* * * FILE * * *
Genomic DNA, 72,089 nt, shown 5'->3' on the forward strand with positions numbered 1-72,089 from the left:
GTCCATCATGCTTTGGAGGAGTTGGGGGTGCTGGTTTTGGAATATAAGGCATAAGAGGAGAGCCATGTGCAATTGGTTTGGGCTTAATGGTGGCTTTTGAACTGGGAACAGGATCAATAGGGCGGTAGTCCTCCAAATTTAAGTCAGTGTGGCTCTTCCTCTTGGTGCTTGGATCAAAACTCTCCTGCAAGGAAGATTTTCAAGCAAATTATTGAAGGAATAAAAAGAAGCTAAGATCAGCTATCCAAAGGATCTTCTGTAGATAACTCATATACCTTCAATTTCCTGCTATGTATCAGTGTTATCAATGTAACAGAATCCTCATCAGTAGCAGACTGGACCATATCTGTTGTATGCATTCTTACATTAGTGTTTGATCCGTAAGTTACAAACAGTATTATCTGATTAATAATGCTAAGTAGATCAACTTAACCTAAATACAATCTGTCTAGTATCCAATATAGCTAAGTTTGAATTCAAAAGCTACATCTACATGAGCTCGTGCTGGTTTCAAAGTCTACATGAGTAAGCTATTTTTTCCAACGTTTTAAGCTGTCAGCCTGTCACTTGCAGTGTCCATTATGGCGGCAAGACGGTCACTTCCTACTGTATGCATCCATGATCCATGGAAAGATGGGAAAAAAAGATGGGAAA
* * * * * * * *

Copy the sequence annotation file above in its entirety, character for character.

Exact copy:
Genomic DNA, 72,089 nt, shown 5'->3' on the forward strand with positions numbered 1-72,089 from the left:
GTCCATCATGCTTTGGAGGAGTTGGGGGTGCTGGTTTTGGAATATAAGGCATAAGAGGAGAGCCATGTGCAATTGGTTTGGGCTTAATGGTGGCTTTTGAACTGGGAACAGGATCAATAGGGCGGTAGTCCTCCAAATTTAAGTCAGTGTGGCTCTTCCTCTTGGTGCTTGGATCAAAACTCTCCTGCAAGGAAGATTTTCAAGCAAATTATTGAAGGAATAAAAAGAAGCTAAGATCAGCTATCCAAAGGATCTTCTGTAGATAACTCATATACCTTCAATTTCCTGCTATGTATCAGTGTTATCAATGTAACAGAATCCTCATCAGTAGCAGACTGGACCATATCTGTTGTATGCATTCTTACATTAGTGTTTGATCCGTAAGTTACAAACAGTATTATCTGATTAATAATGCTAAGTAGATCAACTTAACCTAAATACAATCTGTCTAGTATCCAATATAGCTAAGTTTGAATTCAAAAGCTACATCTACATGAGCTCGTGCTGGTTTCAAAGTCTACATGAGTAAGCTATTTTTTCCAACGTTTTAAGCTGTCAGCCTGTCACTTGCAGTGTCCATTATGGCGGCAAGACGGTCACTTCCTACTGTATGCATCCATGATCCATGGAAAGATGGGAAAAAAAGATGGGAAA